In connection with the management of large amounts of data in a data warehouse , aggregation (also called consolidation or compression ) refers to the consolidation of a series of facts into a single fact. For example, the mean , the minimum or maximum or the sum can be determined from a set of numbers . Such functions that assign a single value to a set of numbers are called aggregation functions (or summary functions). The result is then used as a substitute for the source data. The reverse is known as refinement .
Aggregation and refinement are operations of Online Analytical Processing (OLAP). They form an OLAP cube (English Cube ab) to a smaller (aggregation) or larger (refinement) cubes. The operations take place along classification paths and thus change the classification levels (also: consolidation levels) of the individual dimensions .
Some multidimensional databases use memory-based analysis. Due to the high performance of the storage medium and the limited amount of data, they enable aggregations at the time of the query ( calculation on the fly ).
A data warehouse contains sales by date, industry and business as individual facts. The date dimension contains a classification path with the classification levels day-month-year-TOP. By aggregating along this path, using the sum function, for example, the number of sales by year, industry and business can be determined. When aggregating to the top classification level TOP, the date dimension coincides; the result cube contains the total number of sales by industry and business over all times. The use of aggregate functions and, if necessary, other arithmetic operations to determine a single number is also called the determination of a key figure or a key performance indicator (KPI).
Aggregate functions are functions that combine certain properties. The functions used in an aggregation can be divided into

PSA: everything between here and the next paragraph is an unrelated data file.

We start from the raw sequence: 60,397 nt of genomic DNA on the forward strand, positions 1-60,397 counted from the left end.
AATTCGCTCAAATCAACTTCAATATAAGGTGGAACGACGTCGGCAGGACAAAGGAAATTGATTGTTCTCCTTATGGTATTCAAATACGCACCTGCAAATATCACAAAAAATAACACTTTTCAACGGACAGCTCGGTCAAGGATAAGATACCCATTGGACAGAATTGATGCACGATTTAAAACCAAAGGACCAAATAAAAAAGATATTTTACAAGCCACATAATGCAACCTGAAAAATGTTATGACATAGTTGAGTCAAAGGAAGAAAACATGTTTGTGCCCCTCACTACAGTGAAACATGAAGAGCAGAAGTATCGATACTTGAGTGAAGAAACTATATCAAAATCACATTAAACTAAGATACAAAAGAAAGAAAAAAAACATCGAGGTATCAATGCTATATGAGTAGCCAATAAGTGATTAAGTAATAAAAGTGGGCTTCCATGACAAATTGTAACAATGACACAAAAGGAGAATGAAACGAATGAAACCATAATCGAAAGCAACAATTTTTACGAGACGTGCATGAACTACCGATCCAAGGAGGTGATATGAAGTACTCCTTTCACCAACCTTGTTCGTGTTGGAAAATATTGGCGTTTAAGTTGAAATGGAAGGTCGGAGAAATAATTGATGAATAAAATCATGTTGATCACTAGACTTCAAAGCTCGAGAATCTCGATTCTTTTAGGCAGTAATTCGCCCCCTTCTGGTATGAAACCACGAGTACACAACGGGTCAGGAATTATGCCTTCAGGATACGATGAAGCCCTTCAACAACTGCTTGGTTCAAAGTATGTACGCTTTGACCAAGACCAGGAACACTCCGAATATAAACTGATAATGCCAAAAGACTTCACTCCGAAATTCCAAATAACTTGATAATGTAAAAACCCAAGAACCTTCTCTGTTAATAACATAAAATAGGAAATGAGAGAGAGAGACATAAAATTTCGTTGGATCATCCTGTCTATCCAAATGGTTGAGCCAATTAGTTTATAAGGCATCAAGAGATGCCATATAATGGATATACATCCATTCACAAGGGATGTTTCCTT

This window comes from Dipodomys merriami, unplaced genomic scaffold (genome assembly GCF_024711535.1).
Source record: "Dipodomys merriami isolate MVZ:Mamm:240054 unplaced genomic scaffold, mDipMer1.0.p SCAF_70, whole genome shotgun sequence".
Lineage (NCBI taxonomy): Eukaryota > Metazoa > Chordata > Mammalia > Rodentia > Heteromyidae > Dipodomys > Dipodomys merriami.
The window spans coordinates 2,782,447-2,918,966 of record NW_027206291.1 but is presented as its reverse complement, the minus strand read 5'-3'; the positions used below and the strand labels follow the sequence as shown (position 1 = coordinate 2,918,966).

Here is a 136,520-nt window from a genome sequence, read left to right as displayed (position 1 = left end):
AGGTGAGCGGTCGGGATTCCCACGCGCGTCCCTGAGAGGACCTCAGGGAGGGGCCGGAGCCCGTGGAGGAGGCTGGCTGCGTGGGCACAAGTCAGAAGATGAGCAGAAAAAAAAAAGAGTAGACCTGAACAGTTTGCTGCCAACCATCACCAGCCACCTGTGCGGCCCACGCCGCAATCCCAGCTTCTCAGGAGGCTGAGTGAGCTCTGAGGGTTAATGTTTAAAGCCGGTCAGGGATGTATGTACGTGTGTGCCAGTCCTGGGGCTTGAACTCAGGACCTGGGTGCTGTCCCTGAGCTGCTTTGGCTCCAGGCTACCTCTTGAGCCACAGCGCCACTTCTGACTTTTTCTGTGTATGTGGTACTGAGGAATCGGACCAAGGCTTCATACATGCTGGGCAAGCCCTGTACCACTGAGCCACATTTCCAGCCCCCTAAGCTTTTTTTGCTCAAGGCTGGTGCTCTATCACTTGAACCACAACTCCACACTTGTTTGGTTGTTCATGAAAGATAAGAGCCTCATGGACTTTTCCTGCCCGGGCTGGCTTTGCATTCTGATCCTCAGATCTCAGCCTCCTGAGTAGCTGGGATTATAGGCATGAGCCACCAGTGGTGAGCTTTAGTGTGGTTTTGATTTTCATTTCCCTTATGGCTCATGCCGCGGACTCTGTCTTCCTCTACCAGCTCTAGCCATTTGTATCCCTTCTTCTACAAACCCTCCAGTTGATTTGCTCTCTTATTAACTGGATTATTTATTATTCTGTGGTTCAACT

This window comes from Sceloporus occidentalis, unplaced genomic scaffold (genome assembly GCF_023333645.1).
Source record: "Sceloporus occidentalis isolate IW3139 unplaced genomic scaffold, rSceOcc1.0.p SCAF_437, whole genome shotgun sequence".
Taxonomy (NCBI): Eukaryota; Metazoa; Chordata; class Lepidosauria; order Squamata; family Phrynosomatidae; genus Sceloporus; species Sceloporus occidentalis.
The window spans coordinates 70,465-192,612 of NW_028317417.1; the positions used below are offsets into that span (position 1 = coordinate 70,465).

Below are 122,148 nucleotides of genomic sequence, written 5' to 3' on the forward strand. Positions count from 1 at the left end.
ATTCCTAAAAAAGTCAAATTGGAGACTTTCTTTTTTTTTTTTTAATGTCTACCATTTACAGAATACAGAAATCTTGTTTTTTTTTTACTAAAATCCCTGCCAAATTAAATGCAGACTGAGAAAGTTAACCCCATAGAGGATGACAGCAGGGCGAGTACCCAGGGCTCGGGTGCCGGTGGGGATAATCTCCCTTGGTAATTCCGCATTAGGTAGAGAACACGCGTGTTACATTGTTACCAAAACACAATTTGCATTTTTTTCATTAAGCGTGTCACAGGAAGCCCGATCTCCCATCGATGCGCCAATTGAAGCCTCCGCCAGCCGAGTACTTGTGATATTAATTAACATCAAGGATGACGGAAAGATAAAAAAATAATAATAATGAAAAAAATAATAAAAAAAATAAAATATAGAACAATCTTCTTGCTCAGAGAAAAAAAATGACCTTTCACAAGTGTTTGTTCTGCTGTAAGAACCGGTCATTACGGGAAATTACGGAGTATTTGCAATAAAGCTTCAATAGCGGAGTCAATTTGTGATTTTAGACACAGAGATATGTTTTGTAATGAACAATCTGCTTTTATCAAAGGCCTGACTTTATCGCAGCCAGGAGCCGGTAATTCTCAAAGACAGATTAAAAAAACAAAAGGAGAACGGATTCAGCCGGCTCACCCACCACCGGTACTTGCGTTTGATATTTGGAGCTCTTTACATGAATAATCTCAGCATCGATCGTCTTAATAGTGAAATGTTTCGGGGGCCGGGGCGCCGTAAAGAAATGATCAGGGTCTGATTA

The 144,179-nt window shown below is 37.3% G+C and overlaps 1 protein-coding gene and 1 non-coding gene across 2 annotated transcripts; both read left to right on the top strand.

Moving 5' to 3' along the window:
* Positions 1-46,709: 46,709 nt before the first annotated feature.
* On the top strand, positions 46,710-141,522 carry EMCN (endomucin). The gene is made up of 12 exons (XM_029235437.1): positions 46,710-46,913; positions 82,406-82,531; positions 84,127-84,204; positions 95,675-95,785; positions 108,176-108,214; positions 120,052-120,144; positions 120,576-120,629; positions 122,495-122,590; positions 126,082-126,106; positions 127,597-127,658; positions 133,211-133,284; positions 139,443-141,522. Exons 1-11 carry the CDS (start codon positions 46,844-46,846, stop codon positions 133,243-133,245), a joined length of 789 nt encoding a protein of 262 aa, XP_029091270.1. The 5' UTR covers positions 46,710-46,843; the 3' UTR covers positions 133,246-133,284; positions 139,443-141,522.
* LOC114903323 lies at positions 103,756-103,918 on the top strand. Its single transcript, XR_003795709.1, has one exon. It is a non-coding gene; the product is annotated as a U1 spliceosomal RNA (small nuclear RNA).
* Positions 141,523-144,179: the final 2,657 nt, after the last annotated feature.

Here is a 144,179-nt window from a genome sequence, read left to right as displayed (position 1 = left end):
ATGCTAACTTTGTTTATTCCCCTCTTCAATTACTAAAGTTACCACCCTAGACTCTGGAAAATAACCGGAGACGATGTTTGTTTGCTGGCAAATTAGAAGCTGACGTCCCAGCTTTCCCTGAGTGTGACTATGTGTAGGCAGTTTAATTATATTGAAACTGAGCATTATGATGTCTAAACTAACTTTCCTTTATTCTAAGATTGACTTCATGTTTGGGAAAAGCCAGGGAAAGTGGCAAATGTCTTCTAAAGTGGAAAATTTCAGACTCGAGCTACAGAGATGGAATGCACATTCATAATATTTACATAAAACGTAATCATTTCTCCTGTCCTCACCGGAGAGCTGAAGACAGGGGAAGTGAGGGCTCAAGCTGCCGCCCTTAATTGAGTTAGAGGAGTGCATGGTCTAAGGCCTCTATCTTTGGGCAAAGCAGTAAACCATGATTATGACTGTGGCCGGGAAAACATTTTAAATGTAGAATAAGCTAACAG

- Distributive functions : sum (SUM), number (COUNT), maximum (MAX), minimum (MIN) ...
Formally, a distributive function can be described as follows: The data to be aggregated is divided into partitions and it is the attribute that is to be aggregated. Then there is a function that operates on a set of the same results as and can be represented as:
This is the entirety of all attribute values in the database and are those attribute values that are in the partition .
So you first calculate the cardinality of the individual partitions and then add up the individual results.
- Algebraic functions : mean (AVG), truncated mean (truncated AVG), standard deviation, top N ...
Algebraically, functions are defined in the same way as before, but you have greater freedom here with regard to the function that works on the individual partitions. If you previously had to use the same function that is used for the entire database, you can select a different function here . An algebraic aggregation function thus has the following representation:
Here is a function that operates on a set of result tuples of the function . and are defined as above.